All artists and that includes photographers, suffer from periods when their creative juices slow down or cease to flow. Enthusiasm for their art wanes. Finding inspiration to make new work is in short supply. I feel that I have been in that space for a little while now. Slowly but surely though I sense things are beginning to change.Read more
Photographically speaking I do not feel this year has been that productive. I have been thinking a lot about the future direction of my photography but not been making many new images.
In the past I would have regularly slung a camera over my shoulder or taken one out in a small bag in the hope that something might grab my attention. In recent months I haven’t bothered to do so and I know I have missed some opportunities. However if the creative juices aren’t flowing then I don’t believe that you can force the issue. If you are not in the right frame of mind then perhaps a break is required in the hope that given time the desire to make new images returns.
The picture in this post gives me some encouragement. It was captured last week as my wife and I took our dog for an early morning walk at Ringstead Bay in Dorset. I had a camera with me, a Sony RX100. A compact camera which I very much enjoy using when I remember to pick it up before I go out!
I didn’t see much to photograph apart from the morning light shining on the mobile homes which overlook the bay. The sky was dark but on the horizon lay the prospect of a brighter day. When I took the shot I immediatley knew how the final image might look. I have not experienced that feeling for quite a while.
A metaphor possibly for a return to a more creative period? I do hope so……
Having posted a few images taken in Pembrokeshire recently, I thought I would return to a Lightroom folder named Snowdonia, which I visited back in November 2015. I stumbled across this photograph which I had never processed before. It had just been sitting on my hard drive but I am rather glad I found it.
I remember the morning it was captured. The tree was backllit and the early morning light glistened on the heavy dew which had formed on the grasses overnight. The dark background was the perfect foil for the solitary tree.
There is always the temptation to process images soon after they were taken but there is also an argument that you should let images mature, untouched for many months and then return to them at a later date before processing. Something which was dismissed at the first edit, is re-discovered and what a pleasure this can be. Not only finding a ‘lost’ image, but in the process remembering the visit, the location and the conditions…….. a very worthwhile exercise in my view.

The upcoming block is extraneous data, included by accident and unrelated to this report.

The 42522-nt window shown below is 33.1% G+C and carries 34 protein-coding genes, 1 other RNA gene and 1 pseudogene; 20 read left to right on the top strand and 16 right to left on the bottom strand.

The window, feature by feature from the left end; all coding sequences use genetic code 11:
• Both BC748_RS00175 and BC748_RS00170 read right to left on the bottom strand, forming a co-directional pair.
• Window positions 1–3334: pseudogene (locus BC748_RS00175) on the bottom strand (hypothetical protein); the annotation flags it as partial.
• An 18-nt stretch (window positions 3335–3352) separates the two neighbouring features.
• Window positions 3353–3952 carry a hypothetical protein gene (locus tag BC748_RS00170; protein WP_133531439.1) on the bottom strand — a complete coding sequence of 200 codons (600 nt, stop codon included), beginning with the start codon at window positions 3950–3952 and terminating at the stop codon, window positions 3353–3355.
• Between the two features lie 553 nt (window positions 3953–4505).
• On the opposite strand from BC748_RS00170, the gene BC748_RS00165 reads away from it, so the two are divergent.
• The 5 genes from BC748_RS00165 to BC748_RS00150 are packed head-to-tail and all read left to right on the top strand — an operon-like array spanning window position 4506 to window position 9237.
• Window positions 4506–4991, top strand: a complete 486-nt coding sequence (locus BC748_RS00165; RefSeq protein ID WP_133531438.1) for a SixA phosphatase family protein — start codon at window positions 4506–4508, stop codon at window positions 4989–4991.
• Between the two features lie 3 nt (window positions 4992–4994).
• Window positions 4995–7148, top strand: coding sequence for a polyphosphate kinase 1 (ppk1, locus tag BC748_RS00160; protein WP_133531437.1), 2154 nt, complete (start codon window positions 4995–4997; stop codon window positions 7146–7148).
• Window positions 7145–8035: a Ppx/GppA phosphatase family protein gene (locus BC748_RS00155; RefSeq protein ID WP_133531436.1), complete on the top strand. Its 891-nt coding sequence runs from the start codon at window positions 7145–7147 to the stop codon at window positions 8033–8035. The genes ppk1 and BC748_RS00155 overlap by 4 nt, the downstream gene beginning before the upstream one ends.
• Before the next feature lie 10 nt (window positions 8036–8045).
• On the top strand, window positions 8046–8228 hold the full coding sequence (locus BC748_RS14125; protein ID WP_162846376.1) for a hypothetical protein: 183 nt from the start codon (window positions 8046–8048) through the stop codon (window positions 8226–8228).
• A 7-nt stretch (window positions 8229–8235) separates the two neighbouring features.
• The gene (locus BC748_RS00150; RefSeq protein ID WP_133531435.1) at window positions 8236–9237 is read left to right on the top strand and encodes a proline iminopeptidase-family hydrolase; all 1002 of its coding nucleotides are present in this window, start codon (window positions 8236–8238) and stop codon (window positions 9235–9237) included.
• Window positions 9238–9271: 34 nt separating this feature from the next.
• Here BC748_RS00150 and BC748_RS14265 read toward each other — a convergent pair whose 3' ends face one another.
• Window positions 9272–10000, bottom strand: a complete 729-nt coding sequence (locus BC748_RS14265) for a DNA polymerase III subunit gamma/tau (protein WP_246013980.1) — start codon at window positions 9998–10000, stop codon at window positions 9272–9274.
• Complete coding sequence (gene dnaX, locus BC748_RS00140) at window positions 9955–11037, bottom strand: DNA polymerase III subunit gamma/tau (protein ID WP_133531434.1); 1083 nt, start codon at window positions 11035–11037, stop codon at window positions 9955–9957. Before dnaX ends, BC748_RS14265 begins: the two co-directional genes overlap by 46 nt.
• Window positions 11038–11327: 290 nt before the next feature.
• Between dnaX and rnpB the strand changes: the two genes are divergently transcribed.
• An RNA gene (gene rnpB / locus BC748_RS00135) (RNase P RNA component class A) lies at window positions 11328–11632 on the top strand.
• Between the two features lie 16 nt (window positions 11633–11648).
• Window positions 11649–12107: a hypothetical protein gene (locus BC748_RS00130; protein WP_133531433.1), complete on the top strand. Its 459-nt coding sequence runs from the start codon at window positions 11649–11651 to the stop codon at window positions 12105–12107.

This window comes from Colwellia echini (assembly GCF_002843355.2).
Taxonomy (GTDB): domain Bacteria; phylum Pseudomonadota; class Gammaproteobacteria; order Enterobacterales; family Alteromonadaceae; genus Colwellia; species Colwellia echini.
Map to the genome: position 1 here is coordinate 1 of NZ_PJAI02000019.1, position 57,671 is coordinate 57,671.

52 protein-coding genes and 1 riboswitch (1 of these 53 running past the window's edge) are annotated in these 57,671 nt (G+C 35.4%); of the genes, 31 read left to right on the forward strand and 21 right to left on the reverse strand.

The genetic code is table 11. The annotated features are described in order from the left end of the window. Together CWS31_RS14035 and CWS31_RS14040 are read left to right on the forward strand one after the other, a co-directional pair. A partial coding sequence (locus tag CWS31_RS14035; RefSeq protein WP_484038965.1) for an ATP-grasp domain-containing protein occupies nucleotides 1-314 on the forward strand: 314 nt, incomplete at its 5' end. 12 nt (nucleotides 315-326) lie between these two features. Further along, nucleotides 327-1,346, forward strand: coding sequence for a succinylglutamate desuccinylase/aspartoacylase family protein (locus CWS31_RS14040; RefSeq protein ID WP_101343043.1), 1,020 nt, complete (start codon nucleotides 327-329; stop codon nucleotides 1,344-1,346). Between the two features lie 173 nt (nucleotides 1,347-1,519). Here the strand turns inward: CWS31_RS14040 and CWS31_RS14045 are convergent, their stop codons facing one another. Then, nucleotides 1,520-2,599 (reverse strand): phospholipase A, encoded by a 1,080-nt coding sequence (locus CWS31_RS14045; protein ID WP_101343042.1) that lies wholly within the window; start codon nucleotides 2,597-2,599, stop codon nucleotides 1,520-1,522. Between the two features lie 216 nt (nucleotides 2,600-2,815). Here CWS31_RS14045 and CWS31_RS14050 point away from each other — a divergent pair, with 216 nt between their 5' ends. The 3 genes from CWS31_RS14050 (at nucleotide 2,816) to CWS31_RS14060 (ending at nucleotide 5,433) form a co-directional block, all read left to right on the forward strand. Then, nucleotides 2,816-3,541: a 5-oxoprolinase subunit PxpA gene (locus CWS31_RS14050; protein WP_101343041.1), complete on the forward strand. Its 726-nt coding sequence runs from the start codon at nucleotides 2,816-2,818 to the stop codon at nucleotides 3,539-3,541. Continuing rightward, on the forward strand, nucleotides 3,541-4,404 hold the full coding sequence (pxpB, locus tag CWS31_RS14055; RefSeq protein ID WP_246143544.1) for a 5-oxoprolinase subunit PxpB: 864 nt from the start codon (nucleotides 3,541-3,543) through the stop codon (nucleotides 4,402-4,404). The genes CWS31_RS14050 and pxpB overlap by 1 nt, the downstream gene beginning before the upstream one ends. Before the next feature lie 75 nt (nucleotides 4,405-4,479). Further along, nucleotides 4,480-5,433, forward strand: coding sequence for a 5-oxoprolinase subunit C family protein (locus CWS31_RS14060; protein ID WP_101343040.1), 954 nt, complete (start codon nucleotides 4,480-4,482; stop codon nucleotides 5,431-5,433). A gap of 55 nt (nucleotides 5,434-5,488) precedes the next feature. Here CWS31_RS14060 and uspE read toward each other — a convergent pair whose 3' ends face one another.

Although I am often awake early, I have to profess that getting up and heading out with the specific intention of taking photographs is not one of my strong points. Probably because up until recently I would either have to get ready and go to work or walk the dog, neither of which are conducive to taking pictures. Now my circumstances have changed; I took early retirement in April, there are more opportunities to venture out, particularly at this time of year when it doesn’t get light until nearly 8 o’clock.
Earlier this week the weather forecast predicted cold nights and a harsh frost. That was enough to persuade me to put on some warm clothes and enjoy a crisp cold morning with my camera.
This is just one of a number of images from that outing. A view towards Bosham Church from the foopath at Chidham. The sun had just risen and it wouldn’t be long before the heat of the sun would melt the frost. After about an hour in glorious surroundings it was time to return home, but it did convince me that I need to get up and get out with my camera more often!
It’s not very often that I am out and about with my camera when it’s misty. This may be because we don’t seem to experience these conditions very often. Alternatively it could just be that I am too lazy to get up early enough to take some shots, and before the rising sun has had a chance to mess things up!
A few days ago we had a lot of rain and after a cold, dry and still night I was hoping that we might get some mist the following morning. We did, and for once I was mentally prepared. My wife and I, together with our dog, went out for a walk and I had my camera. One camera, my Monochrom; just my 50mm Summilux prime lens to keep it simple, and these are the images I was able to make. I hope you like them.
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